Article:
Spent nuclear fuel is estimated at 10,300 tons in late 2007, and nuclear reactors are expected to be estimated by 2016 when it is stored in a temporary in the nuclear power plant, S. Korea. Therefore, safe nuclear waste disposal is necessary for the use of nuclear energy for the nation's atomic power. Recently, the deep disposal of spent nuclear fuel is regarded as the most safe disposal method in the world. This study presents the geologic media and geologic structural elements for disposal site selection in South Korea. The basements of South Korea consist of plutonic (25.6 %), metamorphic (29.5 %), volcanic (16.2 %), sedimentary rocks (25.4 %). The plutonic and metamorphic rocks are distributed more than 50 percent among them. These crystalline rocks are considered for their hydrological, mechanical, and geochemical characteristics that are beneficial to repository performance. South Korea divides into Gyeonggi Massif, Ogcheon Belt, Yeongnam Massif, and Gyeongsang Basin based on their geologic characteristics. Also, the major faults distributed in South Korea such as Yangsan Fault System, Ogcheon Fault System, Chugaryeong Fault System. In addition, lineament analysis conducted based on its length, density, and orientation. The dominant orientation of lineament is NNE-SSW and NE-SW. The highest density of lineation is the southeastern part of South Korea. Recently, more than 60 Quaternary faults have been reported along the Yangsan and Ulsan fault systems, major structural features in SE Korea.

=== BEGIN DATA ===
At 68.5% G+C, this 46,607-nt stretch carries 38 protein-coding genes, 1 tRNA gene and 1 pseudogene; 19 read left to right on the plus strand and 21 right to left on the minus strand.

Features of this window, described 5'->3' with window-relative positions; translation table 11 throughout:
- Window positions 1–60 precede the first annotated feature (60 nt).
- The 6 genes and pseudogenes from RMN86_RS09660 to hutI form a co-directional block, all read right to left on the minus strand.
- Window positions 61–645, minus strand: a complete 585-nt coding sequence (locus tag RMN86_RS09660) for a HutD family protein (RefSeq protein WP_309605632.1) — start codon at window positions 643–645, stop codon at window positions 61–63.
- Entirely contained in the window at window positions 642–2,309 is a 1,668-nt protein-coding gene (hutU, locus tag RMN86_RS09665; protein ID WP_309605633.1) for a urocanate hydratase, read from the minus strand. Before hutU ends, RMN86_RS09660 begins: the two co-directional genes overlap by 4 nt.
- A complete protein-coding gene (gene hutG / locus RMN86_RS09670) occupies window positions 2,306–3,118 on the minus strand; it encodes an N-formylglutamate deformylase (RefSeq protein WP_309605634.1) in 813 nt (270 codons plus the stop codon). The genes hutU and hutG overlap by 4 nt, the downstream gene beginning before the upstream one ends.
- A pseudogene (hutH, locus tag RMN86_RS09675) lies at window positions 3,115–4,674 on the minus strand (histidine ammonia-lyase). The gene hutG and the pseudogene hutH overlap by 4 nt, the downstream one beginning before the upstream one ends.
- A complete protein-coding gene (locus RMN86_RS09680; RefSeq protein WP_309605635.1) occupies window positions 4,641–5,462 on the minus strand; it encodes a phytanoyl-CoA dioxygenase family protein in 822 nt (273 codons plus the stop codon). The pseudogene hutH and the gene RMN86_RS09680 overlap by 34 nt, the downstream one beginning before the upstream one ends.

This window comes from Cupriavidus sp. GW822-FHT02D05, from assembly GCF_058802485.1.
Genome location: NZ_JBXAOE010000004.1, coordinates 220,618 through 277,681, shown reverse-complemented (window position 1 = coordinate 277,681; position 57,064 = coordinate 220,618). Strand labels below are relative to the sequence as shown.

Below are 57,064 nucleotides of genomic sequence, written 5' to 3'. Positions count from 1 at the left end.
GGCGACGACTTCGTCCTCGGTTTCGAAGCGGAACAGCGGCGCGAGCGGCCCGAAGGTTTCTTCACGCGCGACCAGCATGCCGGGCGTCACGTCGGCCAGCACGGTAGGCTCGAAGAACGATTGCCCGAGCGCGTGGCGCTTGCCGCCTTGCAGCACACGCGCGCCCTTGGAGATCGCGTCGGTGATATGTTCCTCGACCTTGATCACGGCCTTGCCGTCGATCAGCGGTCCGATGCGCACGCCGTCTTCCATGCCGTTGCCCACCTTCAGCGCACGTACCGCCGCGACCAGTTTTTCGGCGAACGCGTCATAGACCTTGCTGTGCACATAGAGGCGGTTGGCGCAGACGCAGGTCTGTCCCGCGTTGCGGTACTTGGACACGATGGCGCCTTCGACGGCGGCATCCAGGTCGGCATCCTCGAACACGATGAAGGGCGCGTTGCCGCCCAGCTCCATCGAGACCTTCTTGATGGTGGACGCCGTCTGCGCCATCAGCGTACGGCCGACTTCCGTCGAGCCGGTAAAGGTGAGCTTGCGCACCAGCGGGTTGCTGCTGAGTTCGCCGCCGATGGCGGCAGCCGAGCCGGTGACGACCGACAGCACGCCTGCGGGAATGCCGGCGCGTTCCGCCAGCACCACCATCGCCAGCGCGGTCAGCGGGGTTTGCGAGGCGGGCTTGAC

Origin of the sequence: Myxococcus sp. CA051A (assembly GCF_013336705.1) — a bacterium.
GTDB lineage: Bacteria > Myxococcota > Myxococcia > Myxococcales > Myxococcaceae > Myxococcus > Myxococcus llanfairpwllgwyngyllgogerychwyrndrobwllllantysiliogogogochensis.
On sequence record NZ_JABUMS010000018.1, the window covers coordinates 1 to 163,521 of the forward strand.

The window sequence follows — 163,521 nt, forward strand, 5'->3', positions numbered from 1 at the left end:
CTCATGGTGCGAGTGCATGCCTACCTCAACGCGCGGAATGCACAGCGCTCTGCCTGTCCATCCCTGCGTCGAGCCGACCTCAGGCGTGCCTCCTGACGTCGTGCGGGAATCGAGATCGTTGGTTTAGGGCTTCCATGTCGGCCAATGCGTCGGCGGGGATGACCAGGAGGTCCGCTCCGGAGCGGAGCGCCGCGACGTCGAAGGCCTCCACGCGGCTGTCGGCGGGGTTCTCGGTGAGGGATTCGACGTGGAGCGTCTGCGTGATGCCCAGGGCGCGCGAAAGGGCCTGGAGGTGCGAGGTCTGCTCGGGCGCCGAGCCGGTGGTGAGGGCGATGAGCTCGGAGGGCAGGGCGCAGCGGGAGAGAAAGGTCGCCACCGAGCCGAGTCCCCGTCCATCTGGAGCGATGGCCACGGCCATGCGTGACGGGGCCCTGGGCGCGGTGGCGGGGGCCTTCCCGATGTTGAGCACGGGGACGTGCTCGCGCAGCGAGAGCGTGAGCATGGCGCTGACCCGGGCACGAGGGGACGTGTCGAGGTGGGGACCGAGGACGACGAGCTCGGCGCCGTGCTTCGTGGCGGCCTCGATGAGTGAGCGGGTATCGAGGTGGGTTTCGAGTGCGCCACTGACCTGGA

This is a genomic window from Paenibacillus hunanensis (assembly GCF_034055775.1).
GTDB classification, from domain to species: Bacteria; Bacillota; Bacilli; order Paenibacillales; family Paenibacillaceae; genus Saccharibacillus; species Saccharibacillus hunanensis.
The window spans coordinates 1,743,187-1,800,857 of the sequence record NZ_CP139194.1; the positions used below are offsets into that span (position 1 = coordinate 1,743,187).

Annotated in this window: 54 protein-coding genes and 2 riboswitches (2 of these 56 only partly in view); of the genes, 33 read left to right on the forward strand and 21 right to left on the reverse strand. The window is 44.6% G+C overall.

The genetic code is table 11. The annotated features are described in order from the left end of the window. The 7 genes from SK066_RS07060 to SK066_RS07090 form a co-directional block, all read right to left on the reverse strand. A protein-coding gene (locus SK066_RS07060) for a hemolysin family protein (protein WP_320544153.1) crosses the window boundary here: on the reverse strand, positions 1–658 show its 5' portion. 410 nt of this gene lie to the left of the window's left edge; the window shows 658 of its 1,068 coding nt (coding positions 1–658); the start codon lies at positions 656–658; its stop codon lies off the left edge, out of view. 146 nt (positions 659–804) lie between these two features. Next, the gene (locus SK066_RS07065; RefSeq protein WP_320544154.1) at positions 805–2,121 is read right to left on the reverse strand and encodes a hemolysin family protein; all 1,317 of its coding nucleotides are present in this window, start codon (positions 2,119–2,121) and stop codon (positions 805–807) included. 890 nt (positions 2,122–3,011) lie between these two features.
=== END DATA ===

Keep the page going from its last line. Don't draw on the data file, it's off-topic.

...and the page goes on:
Nuclear power plants generate radioactive wastes which do not constitute a health hazard under properly managed. An underground repository for low- and medium-level waste has already constructed. However, the spent fuel is the most hazardous waste as it is very radioactive for long time periods. The radiotoxicity of the spent fuel decays down to the level of the naturally occurring uranium ore after about 100,000 years. Spent fuel in South Korea is estimated around 10,300 tons, which is stored in a temporary storage in the nuclear power plants. These temporary storages, those are managed at each nuclear power plants, will be saturated soon. So, the deep burial of high-level radioactive waste is required for safe disposal. Therefore, deep burial of high-level radioactive waste is currently being studied in South Korea.